University Recognized for Commitment to Fair Trade

Condiments lined up on a counter include organic pepper and organic sugar, both with green Fair Trade labels
Fair trade pepper and sugar are now available in the Campus Center dining area. (Photo by Roxanne Welch)

ALBANY, N.Y. (March 16, 2021) — The condiment tables in the Campus Center have some new additions – fair trade sugar and pepper – and new signs in 518 Market point out the fair trade products available there.

It’s just a small part of UAlbany’s new designation as a Fair Trade University, the first SUNY school to be so recognized and one of just 68 in the United States. The official designation, through the organization Fair Trade Campaigns, means UAlbany is committed to incorporating ethically produced products into institutional purchasing as well as educating students and the campus community about fair trade practices.

The movement toward fair trade designation at UAlbany began in 2018 with the student organization SSTOP (Students Stopping the Trafficking of People), which works to raise awareness of human trafficking in all forms. That includes sexual exploitation, slavery and forced labor, and working conditions that are similar to slavery.

“Many of the products that we eat, wear and use in our everyday lives are grown or made by slaves and exploited workers,” said Dennis McCarty, a lecturer at the College of Emergency Preparedness, Homeland Security and Cybersecurity (CEHC) and the faculty advisor for SSTOP. “Speaking just for myself, I wasn't aware of this until I started teaching my human trafficking course. Fair trade gives impoverished workers a just wage for their work and is an important tool in the quest for global social justice.”

The Fair Trade label on products ensures consumers the items were grown, harvested, crafted and traded with fair working conditions and in ways that improve and protect the environment.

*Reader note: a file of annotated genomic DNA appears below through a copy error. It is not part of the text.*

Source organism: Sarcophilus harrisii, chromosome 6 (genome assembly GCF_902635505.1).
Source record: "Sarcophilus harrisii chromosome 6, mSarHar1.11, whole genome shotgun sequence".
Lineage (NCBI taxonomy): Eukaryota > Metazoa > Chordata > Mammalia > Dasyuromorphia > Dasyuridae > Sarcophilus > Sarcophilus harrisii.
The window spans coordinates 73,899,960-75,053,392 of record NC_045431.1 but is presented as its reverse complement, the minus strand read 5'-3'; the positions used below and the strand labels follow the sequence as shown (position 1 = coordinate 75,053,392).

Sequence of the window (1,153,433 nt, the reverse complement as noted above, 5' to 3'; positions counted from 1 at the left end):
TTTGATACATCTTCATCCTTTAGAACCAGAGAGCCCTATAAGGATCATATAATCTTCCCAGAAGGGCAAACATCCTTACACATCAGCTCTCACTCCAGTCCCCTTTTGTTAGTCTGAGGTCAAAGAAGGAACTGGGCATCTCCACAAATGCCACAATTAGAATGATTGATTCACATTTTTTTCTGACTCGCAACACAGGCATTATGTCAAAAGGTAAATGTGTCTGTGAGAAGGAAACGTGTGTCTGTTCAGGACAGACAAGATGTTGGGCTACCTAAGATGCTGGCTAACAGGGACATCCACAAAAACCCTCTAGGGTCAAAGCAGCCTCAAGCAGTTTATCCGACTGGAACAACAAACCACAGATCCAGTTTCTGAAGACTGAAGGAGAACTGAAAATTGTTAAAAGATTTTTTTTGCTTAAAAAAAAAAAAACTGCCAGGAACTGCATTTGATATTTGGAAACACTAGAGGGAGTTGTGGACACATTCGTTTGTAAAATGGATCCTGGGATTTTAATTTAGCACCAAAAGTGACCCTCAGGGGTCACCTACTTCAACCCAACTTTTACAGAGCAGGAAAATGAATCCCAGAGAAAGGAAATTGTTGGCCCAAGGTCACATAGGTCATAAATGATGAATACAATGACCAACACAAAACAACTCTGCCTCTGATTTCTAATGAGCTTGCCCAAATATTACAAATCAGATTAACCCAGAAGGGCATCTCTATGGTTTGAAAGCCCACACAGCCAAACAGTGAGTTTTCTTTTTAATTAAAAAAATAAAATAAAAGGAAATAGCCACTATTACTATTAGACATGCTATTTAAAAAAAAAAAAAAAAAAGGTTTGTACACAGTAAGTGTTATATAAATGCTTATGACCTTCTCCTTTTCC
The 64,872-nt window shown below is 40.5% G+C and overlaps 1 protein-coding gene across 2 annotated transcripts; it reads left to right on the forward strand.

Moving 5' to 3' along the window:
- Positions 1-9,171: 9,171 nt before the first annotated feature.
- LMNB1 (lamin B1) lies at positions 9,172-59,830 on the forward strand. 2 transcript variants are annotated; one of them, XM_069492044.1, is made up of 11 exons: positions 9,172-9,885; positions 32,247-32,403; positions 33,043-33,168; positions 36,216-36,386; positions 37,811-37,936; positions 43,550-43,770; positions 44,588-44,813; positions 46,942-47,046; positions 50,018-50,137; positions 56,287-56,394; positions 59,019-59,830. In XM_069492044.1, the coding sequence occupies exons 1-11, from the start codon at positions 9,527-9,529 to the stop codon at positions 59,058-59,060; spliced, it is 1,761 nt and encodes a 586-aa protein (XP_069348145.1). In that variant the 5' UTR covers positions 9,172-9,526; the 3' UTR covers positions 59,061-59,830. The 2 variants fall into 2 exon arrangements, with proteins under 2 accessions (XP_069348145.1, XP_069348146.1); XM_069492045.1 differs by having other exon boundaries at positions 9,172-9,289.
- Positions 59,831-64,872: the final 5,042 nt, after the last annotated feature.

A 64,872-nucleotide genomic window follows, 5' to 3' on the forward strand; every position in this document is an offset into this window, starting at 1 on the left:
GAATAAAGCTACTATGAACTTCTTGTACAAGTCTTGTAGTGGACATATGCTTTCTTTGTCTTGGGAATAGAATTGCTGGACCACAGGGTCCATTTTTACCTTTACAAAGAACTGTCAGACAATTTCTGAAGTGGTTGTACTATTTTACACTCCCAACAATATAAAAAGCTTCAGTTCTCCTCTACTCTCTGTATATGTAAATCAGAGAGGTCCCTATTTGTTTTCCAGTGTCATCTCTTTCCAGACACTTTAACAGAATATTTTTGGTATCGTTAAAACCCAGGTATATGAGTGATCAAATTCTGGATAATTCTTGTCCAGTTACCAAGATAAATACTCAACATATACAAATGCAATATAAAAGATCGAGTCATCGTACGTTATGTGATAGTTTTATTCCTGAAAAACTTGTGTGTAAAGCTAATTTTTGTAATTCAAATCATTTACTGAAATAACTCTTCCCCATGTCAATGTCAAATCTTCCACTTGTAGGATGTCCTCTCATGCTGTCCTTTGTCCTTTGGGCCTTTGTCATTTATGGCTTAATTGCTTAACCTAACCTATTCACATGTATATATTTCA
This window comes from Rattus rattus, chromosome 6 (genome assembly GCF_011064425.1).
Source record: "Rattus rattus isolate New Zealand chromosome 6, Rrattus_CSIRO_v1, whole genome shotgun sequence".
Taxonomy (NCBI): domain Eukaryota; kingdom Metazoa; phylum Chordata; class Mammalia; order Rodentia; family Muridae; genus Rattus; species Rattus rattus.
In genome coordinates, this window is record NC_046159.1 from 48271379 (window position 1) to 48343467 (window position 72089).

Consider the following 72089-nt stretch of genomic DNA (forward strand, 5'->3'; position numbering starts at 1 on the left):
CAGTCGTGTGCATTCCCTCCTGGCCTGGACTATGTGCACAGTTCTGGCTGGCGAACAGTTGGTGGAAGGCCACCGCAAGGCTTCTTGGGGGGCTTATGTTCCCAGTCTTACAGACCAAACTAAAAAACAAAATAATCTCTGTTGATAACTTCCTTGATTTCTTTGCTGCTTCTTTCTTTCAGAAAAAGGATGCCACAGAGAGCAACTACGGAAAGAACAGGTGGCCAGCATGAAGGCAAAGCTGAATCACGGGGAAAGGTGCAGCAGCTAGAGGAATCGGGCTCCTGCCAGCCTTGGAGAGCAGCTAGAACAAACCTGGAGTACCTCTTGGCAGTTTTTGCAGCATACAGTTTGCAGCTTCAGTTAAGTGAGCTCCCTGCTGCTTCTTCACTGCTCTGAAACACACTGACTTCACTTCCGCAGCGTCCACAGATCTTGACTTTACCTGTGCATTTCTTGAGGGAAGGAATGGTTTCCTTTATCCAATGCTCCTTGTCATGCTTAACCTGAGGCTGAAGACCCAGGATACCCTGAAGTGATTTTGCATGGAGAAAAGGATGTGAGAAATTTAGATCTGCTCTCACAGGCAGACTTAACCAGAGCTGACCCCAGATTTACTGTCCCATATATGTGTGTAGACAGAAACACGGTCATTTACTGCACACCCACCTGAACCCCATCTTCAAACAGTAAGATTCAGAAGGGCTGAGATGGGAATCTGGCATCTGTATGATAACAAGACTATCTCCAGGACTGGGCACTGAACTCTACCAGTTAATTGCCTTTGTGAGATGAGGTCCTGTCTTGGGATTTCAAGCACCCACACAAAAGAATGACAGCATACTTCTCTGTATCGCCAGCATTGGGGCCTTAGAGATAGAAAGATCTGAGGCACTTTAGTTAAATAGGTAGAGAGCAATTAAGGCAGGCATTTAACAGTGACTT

“UAlbany is a model for large, public universities throughout the nation that are passionate about purchasing globally sourced products that benefit people and the planet,” said Stephen Pearse, executive director of University Auxiliary Services. “In addition to fair trade products, we also have a longstanding commitment to locally sourcing a minimum of 20 percent of the produce, meat, poultry, fish and dairy products that are served in our dining rooms and at catered events. This combination of objectives reflects the deeper nature of UAlbany’s commitment to global equality and sustainably.”

Joseph La Barbera, the president of SSTOP and an EHC and Psychology major, credited past SSTOP presidents Gabriella Bartley, Ashley Davidson and Ali Hansen for getting the ball rolling, as well as partners throughout the campus community. Work toward gaining University’s fair trade designation included representatives from the University’s Office of Sustainability, UAlbany Auxiliary Services, UAlbany Dining, the University Senate and the Student Association and Senate. The campaign was bolstered by resolutions from the Student Association, Graduate Student Association, Faculty Senate and UUP, and support from CEHC Dean Robert Griffin.

Fair trade products now available on campus include sugar and pepper at two condiment stations in the Campus Center, as well as Ben & Jerry’s ice cream, select Green Mountain coffees, Bark Thins and Lily’s chocolates available at 518 Market and at catering events on campus.

Fair trade events today

From 11 a.m. to 4 p.m. today, Fair Trade Committee members will have an informational table set up in the Campus Center Great Hall. Stop by for information about fair trade at the University, and for a free sample of some ethically sourced chocolate.

Tonight at 7, you can join a Zoom informational gathering, and play Kahoot!, a trivia game about fair trade. The Zoom meeting ID is 957 7568 3505, passcode FairTrade.